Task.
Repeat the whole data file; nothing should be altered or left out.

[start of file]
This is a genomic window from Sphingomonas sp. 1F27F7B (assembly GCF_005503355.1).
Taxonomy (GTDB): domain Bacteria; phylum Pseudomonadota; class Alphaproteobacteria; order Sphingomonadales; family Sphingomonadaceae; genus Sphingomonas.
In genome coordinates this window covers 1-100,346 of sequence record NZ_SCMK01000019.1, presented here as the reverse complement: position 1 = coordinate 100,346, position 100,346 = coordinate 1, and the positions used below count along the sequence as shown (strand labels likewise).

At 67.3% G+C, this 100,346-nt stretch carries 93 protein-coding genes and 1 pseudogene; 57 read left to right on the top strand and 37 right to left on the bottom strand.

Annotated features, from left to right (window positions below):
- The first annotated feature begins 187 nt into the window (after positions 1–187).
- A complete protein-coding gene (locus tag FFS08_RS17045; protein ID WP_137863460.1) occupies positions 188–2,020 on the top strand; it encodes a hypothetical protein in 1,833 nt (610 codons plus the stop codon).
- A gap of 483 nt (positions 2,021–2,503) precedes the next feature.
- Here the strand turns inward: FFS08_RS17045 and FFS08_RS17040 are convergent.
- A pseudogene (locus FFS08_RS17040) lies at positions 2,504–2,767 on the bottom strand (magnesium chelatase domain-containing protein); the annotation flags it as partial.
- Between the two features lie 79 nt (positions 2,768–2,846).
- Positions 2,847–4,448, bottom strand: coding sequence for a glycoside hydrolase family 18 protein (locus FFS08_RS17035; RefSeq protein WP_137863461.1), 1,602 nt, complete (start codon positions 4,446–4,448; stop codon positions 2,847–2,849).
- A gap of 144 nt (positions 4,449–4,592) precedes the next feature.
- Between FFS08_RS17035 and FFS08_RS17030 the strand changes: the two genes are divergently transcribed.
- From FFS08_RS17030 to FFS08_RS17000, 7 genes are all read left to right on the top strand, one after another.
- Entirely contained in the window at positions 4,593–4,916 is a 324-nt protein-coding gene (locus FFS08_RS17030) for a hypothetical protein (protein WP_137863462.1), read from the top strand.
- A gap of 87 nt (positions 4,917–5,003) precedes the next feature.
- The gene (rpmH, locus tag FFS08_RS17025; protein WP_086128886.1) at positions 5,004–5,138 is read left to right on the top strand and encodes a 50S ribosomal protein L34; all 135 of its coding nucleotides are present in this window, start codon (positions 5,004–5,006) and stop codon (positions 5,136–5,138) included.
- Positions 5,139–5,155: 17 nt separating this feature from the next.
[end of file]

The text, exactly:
This is a genomic window from Sphingomonas sp. 1F27F7B (assembly GCF_005503355.1).
Taxonomy (GTDB): domain Bacteria; phylum Pseudomonadota; class Alphaproteobacteria; order Sphingomonadales; family Sphingomonadaceae; genus Sphingomonas.
In genome coordinates this window covers 1-100,346 of sequence record NZ_SCMK01000019.1, presented here as the reverse complement: position 1 = coordinate 100,346, position 100,346 = coordinate 1, and the positions used below count along the sequence as shown (strand labels likewise).

At 67.3% G+C, this 100,346-nt stretch carries 93 protein-coding genes and 1 pseudogene; 57 read left to right on the top strand and 37 right to left on the bottom strand.

Annotated features, from left to right (window positions below):
- The first annotated feature begins 187 nt into the window (after positions 1–187).
- A complete protein-coding gene (locus tag FFS08_RS17045; protein ID WP_137863460.1) occupies positions 188–2,020 on the top strand; it encodes a hypothetical protein in 1,833 nt (610 codons plus the stop codon).
- A gap of 483 nt (positions 2,021–2,503) precedes the next feature.
- Here the strand turns inward: FFS08_RS17045 and FFS08_RS17040 are convergent.
- A pseudogene (locus FFS08_RS17040) lies at positions 2,504–2,767 on the bottom strand (magnesium chelatase domain-containing protein); the annotation flags it as partial.
- Between the two features lie 79 nt (positions 2,768–2,846).
- Positions 2,847–4,448, bottom strand: coding sequence for a glycoside hydrolase family 18 protein (locus FFS08_RS17035; RefSeq protein WP_137863461.1), 1,602 nt, complete (start codon positions 4,446–4,448; stop codon positions 2,847–2,849).
- A gap of 144 nt (positions 4,449–4,592) precedes the next feature.
- Between FFS08_RS17035 and FFS08_RS17030 the strand changes: the two genes are divergently transcribed.
- From FFS08_RS17030 to FFS08_RS17000, 7 genes are all read left to right on the top strand, one after another.
- Entirely contained in the window at positions 4,593–4,916 is a 324-nt protein-coding gene (locus FFS08_RS17030) for a hypothetical protein (protein WP_137863462.1), read from the top strand.
- A gap of 87 nt (positions 4,917–5,003) precedes the next feature.
- The gene (rpmH, locus tag FFS08_RS17025; protein WP_086128886.1) at positions 5,004–5,138 is read left to right on the top strand and encodes a 50S ribosomal protein L34; all 135 of its coding nucleotides are present in this window, start codon (positions 5,004–5,006) and stop codon (positions 5,136–5,138) included.
- Positions 5,139–5,155: 17 nt separating this feature from the next.